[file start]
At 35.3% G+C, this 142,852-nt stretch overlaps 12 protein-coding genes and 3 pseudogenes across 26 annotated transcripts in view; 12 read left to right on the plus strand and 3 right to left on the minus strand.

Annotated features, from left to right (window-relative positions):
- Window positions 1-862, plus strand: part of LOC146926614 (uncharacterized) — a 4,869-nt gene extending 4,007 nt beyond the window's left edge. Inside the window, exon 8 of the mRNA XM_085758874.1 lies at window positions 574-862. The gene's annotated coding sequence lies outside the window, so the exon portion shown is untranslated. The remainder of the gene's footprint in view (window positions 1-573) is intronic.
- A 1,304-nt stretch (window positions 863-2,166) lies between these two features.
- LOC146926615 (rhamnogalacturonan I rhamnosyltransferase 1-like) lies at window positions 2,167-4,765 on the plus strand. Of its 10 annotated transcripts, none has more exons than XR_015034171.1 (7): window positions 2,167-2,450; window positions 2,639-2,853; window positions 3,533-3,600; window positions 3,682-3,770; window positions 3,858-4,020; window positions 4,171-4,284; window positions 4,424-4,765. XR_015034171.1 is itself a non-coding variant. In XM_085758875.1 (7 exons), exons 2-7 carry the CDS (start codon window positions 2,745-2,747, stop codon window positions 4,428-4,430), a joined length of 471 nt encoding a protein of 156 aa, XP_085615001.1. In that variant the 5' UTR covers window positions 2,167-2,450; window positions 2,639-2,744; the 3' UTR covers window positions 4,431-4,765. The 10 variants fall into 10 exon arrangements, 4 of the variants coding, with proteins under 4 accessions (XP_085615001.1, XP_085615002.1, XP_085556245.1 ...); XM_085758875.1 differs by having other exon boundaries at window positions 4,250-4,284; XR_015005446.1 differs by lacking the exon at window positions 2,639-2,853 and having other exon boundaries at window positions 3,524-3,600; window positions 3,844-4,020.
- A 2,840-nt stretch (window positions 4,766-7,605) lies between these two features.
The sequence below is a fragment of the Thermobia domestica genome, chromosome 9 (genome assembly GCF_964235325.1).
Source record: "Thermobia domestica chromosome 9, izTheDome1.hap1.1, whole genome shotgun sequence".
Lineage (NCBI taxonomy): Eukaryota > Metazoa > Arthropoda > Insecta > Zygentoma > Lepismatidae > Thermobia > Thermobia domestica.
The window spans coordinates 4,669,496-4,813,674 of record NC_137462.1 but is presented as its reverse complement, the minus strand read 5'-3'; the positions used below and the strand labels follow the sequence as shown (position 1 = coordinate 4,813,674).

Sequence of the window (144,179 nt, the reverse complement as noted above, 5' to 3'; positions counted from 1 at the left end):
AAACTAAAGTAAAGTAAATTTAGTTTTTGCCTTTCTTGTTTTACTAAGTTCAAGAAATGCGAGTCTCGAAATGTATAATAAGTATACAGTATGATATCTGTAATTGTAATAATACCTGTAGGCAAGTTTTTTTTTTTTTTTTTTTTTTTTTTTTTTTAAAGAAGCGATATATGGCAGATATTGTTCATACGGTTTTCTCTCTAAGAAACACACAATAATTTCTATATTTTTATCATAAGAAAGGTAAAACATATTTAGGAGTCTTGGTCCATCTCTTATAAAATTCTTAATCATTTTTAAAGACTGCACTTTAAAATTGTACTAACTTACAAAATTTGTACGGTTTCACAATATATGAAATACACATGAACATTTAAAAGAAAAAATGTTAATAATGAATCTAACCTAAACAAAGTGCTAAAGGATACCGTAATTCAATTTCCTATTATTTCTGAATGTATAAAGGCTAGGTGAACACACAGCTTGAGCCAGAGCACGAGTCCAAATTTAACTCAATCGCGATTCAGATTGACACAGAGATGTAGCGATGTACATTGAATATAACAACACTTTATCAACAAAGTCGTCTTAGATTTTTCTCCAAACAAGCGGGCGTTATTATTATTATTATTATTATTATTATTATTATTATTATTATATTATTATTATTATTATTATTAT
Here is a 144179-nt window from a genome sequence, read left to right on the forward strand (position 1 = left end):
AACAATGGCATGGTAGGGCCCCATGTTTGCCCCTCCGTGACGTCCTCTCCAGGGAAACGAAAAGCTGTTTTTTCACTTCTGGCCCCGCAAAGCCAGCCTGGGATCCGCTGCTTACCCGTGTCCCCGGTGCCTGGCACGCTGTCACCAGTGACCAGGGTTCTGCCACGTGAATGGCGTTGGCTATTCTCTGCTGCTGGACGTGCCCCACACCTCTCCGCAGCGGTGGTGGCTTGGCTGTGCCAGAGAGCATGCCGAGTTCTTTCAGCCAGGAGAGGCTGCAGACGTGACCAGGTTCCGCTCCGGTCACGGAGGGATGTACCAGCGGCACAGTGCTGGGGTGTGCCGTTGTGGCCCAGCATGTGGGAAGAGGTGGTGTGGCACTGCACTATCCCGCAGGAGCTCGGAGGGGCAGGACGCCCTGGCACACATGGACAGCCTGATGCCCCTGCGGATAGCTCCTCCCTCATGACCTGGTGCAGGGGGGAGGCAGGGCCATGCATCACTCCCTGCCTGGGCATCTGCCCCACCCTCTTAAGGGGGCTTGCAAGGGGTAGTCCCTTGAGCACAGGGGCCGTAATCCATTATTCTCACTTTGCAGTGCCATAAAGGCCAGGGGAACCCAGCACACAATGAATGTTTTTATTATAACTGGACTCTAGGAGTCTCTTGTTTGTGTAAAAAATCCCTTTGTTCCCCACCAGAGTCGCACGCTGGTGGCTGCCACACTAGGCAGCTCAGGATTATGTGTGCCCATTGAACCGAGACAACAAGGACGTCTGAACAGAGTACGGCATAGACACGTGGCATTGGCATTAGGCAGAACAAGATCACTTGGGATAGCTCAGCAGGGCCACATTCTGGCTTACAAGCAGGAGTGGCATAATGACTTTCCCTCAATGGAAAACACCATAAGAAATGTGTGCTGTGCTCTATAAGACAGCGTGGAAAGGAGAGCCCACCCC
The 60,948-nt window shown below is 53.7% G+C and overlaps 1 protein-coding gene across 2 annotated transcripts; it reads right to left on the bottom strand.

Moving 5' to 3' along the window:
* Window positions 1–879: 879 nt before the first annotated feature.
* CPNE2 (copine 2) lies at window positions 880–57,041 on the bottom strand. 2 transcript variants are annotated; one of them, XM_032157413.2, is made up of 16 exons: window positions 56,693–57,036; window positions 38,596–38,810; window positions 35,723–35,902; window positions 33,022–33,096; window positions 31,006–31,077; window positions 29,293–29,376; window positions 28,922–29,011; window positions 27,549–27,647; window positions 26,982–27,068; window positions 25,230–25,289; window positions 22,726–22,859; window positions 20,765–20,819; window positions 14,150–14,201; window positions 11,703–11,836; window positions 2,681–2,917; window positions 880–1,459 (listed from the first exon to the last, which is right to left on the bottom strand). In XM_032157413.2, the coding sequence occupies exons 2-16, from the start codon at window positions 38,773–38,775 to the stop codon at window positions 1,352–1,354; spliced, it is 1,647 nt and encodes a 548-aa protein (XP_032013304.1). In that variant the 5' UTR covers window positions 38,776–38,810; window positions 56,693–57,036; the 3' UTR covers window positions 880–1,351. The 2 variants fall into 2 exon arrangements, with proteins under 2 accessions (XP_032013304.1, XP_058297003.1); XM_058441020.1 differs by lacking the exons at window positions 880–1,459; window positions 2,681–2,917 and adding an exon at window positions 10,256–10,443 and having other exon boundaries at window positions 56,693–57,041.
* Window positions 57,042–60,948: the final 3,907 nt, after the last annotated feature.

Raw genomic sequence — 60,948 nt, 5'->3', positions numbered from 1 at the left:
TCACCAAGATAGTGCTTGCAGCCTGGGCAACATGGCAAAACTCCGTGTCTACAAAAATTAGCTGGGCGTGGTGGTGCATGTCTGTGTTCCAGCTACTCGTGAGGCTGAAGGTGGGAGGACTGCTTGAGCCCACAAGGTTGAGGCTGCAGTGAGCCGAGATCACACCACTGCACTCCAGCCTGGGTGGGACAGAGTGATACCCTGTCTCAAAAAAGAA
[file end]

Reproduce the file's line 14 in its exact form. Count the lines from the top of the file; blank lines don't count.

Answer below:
AACAATGGCATGGTAGGGCCCCATGTTTGCCCCTCCGTGACGTCCTCTCCAGGGAAACGAAAAGCTGTTTTTTCACTTCTGGCCCCGCAAAGCCAGCCTGGGATCCGCTGCTTACCCGTGTCCCCGGTGCCTGGCACGCTGTCACCAGTGACCAGGGTTCTGCCACGTGAATGGCGTTGGCTATTCTCTGCTGCTGGACGTGCCCCACACCTCTCCGCAGCGGTGGTGGCTTGGCTGTGCCAGAGAGCATGCCGAGTTCTTTCAGCCAGGAGAGGCTGCAGACGTGACCAGGTTCCGCTCCGGTCACGGAGGGATGTACCAGCGGCACAGTGCTGGGGTGTGCCGTTGTGGCCCAGCATGTGGGAAGAGGTGGTGTGGCACTGCACTATCCCGCAGGAGCTCGGAGGGGCAGGACGCCCTGGCACACATGGACAGCCTGATGCCCCTGCGGATAGCTCCTCCCTCATGACCTGGTGCAGGGGGGAGGCAGGGCCATGCATCACTCCCTGCCTGGGCATCTGCCCCACCCTCTTAAGGGGGCTTGCAAGGGGTAGTCCCTTGAGCACAGGGGCCGTAATCCATTATTCTCACTTTGCAGTGCCATAAAGGCCAGGGGAACCCAGCACACAATGAATGTTTTTATTATAACTGGACTCTAGGAGTCTCTTGTTTGTGTAAAAAATCCCTTTGTTCCCCACCAGAGTCGCACGCTGGTGGCTGCCACACTAGGCAGCTCAGGATTATGTGTGCCCATTGAACCGAGACAACAAGGACGTCTGAACAGAGTACGGCATAGACACGTGGCATTGGCATTAGGCAGAACAAGATCACTTGGGATAGCTCAGCAGGGCCACATTCTGGCTTACAAGCAGGAGTGGCATAATGACTTTCCCTCAATGGAAAACACCATAAGAAATGTGTGCTGTGCTCTATAAGACAGCGTGGAAAGGAGAGCCCACCCC